Accurate diagnosis of the source of roof noise transmission is important in deciding what remedy may work best. For example, check during rainfall to accurately determine the loudest sound source - you might find that more noise is transmitted to the building interior through skylights than through the roof surface itself. man ear as cutting noise levels in half, a reduction of over 20 decibels is significant. - Colbond [2]

We describe
at METAL ROOF EXPOSED FASTENER FLASHING

One frequently cited disadvantage of metal roofing is that it generates a noticeable noise when struck by rain, hail, or even dropping acorns. If installed directly to purlins with no roof sheathing, the noise might be heard in the building interior.

However, when installed over a solid substrate, with normal levels of insulation, the noise should not be noticeably different than with other roofing types.

See METAL ROOFING

and METAL ROOF EXPOSED FASTENER FLASHING for details.

Sound Transmission Class - STC & OITC: Sound Transmission Loss Properties for Building Walls & Roofs

Definition of STC or Sound Transmission Class

STC or sound transmission class is defined as the level of reduction of sound transmission from outside noise sources to the building interior. Higher STC numbers mean higher resistance to sound transmission to the building interior, or as acousticians would describe it, higher STC means greater sound transmission loss between outdoors and the building interior. Typical STC values for metal buildings are STC=20 to STC=55.

OITC or Outdoor-Indoor Transmission Class describes the sound transmission loss properties of building exterior components like windows and walls against noise from traffic, trains, or low flying aircraft.

- General Steel Corporation [3]

See SOUND CONTROL in BUILDINGS for a series of articles on sound control in buildings.

Reader Question: (Jan 13, 2015) Bonnie said:

I had an Owens Corning roof installed with Tru Definition shingles. They installed a Ridge Vent with O'hagin vents and there are the T Top Vents. During a wind storm I hear a sound coming from the front of the house that sounds like a horn sound. It goes on and off for the entirety of the wind storm. Had the roofer here and he can't pinpoint what is making the horn sound or how to fix it. Ideas?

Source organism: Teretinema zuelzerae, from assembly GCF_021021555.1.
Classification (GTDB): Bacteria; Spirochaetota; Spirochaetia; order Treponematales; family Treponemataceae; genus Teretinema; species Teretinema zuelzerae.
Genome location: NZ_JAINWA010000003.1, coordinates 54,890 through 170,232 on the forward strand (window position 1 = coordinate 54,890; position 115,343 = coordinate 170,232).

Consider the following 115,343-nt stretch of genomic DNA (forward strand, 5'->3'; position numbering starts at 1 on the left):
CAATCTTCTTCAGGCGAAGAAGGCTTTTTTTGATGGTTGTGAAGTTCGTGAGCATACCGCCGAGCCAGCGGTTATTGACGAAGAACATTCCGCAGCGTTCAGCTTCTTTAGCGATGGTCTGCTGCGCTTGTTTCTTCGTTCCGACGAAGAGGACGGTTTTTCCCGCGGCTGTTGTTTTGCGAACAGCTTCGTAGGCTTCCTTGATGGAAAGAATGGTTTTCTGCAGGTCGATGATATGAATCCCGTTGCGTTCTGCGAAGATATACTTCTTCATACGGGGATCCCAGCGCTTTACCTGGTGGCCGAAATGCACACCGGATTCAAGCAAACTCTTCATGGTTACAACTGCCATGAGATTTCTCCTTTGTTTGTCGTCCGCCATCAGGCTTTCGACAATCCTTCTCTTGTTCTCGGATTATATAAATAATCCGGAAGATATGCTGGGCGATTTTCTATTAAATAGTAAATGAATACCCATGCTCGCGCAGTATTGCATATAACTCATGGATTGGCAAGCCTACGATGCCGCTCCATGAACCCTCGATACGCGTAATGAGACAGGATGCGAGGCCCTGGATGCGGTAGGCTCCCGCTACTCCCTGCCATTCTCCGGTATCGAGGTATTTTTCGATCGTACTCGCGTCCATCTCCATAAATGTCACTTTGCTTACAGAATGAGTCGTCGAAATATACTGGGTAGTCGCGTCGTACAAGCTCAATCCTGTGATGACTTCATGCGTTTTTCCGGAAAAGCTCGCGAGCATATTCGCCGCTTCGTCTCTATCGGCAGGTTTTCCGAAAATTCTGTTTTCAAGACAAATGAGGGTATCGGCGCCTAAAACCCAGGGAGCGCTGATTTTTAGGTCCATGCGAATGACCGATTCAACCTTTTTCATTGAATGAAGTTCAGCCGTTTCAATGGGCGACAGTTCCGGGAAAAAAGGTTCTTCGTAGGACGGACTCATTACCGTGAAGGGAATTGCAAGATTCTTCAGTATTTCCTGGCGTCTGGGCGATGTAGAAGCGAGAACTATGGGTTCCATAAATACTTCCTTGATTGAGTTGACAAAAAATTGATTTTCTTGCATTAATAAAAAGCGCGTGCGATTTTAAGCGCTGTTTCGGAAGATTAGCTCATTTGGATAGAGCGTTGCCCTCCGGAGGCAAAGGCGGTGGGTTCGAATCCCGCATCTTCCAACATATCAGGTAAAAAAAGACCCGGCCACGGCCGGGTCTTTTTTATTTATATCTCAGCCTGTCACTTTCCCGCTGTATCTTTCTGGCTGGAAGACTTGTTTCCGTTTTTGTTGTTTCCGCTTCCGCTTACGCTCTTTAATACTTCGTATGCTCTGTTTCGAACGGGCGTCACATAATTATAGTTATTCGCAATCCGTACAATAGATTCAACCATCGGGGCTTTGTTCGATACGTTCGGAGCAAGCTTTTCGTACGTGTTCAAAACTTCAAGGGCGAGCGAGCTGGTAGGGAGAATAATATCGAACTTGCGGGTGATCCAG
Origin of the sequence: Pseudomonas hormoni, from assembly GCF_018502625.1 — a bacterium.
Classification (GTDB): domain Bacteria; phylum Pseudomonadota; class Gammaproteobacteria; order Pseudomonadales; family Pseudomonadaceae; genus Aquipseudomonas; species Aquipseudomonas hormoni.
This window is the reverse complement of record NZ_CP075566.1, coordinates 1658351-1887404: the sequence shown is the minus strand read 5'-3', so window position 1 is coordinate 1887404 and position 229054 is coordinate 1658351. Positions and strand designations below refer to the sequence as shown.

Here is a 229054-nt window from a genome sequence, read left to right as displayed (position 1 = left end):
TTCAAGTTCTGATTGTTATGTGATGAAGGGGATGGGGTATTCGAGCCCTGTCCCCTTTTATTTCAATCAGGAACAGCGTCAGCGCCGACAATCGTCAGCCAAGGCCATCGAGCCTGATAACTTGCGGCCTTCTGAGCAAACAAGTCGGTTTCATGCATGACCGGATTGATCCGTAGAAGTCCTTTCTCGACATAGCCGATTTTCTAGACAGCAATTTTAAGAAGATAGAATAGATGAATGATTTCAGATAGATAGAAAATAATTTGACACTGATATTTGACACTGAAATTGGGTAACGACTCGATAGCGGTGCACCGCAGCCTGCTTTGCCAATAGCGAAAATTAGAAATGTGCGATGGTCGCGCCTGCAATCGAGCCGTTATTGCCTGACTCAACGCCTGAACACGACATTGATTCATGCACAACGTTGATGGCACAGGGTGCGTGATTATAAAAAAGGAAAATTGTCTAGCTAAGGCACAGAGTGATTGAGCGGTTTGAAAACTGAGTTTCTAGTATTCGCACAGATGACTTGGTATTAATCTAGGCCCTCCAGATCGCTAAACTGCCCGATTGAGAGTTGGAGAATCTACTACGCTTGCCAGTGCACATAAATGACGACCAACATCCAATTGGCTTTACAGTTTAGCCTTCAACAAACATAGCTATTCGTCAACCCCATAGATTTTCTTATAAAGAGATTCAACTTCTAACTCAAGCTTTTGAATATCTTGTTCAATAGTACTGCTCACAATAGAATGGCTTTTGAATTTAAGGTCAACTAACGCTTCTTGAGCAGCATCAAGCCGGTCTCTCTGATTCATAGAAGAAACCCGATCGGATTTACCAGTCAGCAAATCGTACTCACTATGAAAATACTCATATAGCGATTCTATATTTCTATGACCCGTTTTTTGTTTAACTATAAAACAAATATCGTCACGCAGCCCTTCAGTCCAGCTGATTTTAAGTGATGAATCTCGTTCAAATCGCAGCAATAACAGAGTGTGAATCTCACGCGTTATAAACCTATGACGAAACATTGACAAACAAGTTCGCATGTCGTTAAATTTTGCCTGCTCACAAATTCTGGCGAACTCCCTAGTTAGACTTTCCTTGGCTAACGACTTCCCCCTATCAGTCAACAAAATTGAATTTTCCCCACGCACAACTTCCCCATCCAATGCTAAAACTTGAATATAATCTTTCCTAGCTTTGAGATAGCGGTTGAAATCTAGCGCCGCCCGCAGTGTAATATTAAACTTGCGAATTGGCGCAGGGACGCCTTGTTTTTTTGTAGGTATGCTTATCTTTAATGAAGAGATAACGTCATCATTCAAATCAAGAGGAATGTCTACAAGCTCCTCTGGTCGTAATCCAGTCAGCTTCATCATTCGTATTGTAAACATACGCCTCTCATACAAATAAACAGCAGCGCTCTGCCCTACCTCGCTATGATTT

Reply:

Bonnie

I'd start by temporarily blocking off the ridge vent by simply taping some plastic over it.

Also see NOISE TRANSMISSION in ROOFS

Siding Noises, Possible Causes, Effects, Cures for Vinyl Siding

This material moved to a new article
at SIDING NOISES & SOUNDS

Stair and Step Noises in buildings

Stair noises in buildings include noisy stair treads that may creak or snap when stepped-on. See

Wall Noise Transmission Articles

Noise transmitted through walls (or ceilings) from mechanical rooms (boilers, furnaces) or utility rooms (washing machine, dryer) can be reduced by using good sound isolation construction and insulating materials.

See SOUND CONTROL in BUILDINGS for a series of articles on sound control in buildings.

Causes of Water heater noises or sounds in buildings

Water heater noise (C) Daniel Friedman

WATER HEATER NOISES in buildings include

  • Crackling or popping sounds as the water heater is warming up, especially if the water supply is high in mineral content, leading to mineral deposits on the bottom of the water heater or on electric water heating elements
  • Water heater noises & sounds:
    see WATER HEATER NOISE DIAGNOSIS, CURE for details, diagnosis, and cure of water heater sounds.

Watch out: water heater noises can indicate a high level of water heater scaling that increases water heating cost, reduces the quantity of hot water available, and can reduce water heater life. Water heater noises can also indicate that the heater has been set to a too-high temperature and may be unsafe, risking scalding or other hazards.

See these noise-related water heater articles:

Wind-caused noises in or at buildings

Wind Noise and wind-caused noises in buildings include a surprising number of mechanisms and sounds now discussed
at WIND NOISES at BUILDINGS

Track Down Window & Door Related Noises in buildings

While sound-reducing or low-sound transmission windows using noise-reducing laminated glass and similar noise-reducing exterior or interior building doors are available, remember that as soon as you open a window for ventilation, the sound isolation benefit at that location is lost.

Sound-reducing doors should be of solid materials, have no glass windows or glazing, and should be sealed around the door perimeter with sound insulating foam or similar gaskets.

 

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Or see NOISE / SOUND DIAGNOSTIC FAQs

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NOISE / SOUND DIAGNOSIS & CURE at InspectApedia.com - online encyclopedia of building & environmental inspection, testing, diagnosis, repair, & problem prevention advice.